Thirty-two students from Cuba Middle School, Lybrook Middle School, and Lindrith Area Heritage School spent a week of their summer vacation at Science Summer Day Camp. The theme of this year’s Science Summer Day Camp was Air, Earth, Fire, and Water. The camp, which was held at Cuba Middle School, was a result of the partnering efforts of dedicated teachers, community members, and the Science Education Partnership Award (SEPA) team, which is housed at the University of New Mexico’s Prevention Research Center (UNM PRC). SEPA is funded by a grant from the National Institutes of Health. SEPA camp was hosted by the Cuba schools and the following teachers: Kate Bagby and Daniel Delgado of Cuba High School; Joseph Brondo and Daisy Cortez of Cuba Middle School; and Darlene Chiquito of Lybrook Middle School. The camp was facilitated by SEPA team members Ashlee Begaye, Quirin Martine, Marcos Martinez, Alejandro Ortega, and Kathryn Peters.
Students began the week by learning about the science of air. Ms. Bagby taught students how sound travels through air by leading them through the process of making their own bull-roarers. Bull-roarers are ancient noise makers found throughout cultures. In Navajo, a bull-roarer is known as tsin di'ni, or “groaning stick”. Mr. Brondo led students in making and launching bottle rockets, through which students learned about the scientific concepts of air pressure and force. Ms. Cortez led the students to make their own dry ice smoke ring launcher. Through their smoke ring launchers, students learned about the three states of matter (solid, liquid, and gas) and how matter transitions between states.
On Tuesday, students learned about the science of earth. During a hike on the Fisher Trail in Cubita, students recorded their observations of the many facets of life dependent on the earth. Back at Cuba Middle School, students conducted a lab experiment under the supervision of Ms. Denise Thompson, an educator with Explora Science Center and Children’s Museum. The experiment tested the behavior of soaps and detergents when they interact with different substances. Students then tested a solution made from yucca root to determine whether yucca root behaved more like a soap or a detergent.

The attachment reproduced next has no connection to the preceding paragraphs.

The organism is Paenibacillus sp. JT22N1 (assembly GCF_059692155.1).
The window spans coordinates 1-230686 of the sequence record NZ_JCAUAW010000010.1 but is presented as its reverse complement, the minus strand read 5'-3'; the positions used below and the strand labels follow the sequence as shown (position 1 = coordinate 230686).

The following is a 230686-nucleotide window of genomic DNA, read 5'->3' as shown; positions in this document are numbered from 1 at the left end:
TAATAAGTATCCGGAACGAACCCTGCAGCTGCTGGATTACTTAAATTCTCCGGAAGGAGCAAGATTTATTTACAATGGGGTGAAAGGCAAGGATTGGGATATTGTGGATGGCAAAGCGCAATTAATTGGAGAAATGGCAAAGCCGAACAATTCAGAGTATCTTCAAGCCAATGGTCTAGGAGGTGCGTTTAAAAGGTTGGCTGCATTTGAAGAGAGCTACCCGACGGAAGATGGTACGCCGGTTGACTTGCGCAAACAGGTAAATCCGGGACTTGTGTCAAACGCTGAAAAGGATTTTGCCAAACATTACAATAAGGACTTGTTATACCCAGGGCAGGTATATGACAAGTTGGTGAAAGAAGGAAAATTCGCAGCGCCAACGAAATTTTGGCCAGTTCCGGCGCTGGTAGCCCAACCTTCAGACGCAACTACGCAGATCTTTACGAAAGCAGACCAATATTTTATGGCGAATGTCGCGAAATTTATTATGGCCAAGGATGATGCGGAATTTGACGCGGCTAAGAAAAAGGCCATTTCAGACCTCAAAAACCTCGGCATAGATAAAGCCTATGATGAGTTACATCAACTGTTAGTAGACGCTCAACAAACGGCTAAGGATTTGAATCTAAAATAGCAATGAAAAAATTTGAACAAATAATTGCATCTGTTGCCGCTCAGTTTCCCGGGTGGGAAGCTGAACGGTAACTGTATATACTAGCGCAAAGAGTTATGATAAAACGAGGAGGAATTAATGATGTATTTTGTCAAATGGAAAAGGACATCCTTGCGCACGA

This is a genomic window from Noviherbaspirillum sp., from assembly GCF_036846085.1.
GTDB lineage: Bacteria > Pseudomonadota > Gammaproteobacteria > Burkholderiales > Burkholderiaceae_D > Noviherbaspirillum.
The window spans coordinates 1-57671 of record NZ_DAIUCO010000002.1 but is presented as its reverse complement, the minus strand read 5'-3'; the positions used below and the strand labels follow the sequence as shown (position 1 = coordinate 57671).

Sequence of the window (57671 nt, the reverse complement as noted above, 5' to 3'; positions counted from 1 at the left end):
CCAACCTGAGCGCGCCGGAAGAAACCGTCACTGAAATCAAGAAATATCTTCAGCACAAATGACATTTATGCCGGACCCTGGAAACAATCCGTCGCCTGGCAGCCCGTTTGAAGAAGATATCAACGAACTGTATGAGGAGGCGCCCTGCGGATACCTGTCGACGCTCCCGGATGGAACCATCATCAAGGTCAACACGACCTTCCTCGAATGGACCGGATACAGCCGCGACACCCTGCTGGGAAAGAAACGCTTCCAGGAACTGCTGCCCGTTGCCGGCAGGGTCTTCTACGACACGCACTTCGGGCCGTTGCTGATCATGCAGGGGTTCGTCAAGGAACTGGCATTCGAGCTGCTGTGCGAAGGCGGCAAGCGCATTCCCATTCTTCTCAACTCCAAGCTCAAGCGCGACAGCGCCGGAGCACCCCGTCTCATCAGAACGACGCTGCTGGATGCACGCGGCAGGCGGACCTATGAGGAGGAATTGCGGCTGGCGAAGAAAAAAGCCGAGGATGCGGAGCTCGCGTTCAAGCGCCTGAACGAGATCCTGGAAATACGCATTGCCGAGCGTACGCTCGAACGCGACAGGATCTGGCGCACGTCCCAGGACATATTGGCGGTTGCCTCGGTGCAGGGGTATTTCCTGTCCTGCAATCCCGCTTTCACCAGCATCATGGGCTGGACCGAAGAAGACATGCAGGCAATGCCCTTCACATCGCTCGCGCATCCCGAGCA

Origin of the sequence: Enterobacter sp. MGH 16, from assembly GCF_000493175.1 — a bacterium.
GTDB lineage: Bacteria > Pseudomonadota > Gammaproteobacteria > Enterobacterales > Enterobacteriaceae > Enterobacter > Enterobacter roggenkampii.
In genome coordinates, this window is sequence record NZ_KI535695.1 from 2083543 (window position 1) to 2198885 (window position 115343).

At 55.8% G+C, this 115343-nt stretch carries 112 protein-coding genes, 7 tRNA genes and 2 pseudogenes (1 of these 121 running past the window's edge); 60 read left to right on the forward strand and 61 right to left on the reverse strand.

Students learned about the science of fire on Wednesday. James Casaus, Isaiah Eichwald, Lowell Gassman, and Matthew Pena of the United States Forest Service, Cuba Ranger District visited camp. Students learned about the fire triangle, fire management, and careers with the Forest Service. Ms. Begaye taught about food energy by instructing students to conduct a lab burning different foods using over a calorimeter and Mr. Delgado led the students to create colorful flames by burning different types of salts.
On Thursday, students learned about the science of water. Ms. Emma Eckert of the Fractal Foundation taught the students about fractals, or never-ending patterns in nature. The students then created their own colorful model of mountains and rivers, which turned out to be in a fractal-like pattern. Students also took a field trip to the Village of Cuba Wastewater Treatment Plant. At the plant, students learned that flushing a toilet isn’t as simple as it might seem and were able to use a microscope to see water bears, a microscopic organism that breaks down and removes nutrients from the wastewater.
Overall, the students learned that science is all around us, not something that is practiced only by people in white lab coats. In fact, it is a way of thinking that is done every day. The many interesting careers in science include those in health care, engineering, and the outdoors.
Be sure to thank the family, teachers, and community members who supported these youth with their time, energy, enthusiasm, and ideas! They are definitely making a difference in the lives of youth in Cuba, Lindrith, Lybrook, and Ojo Encino.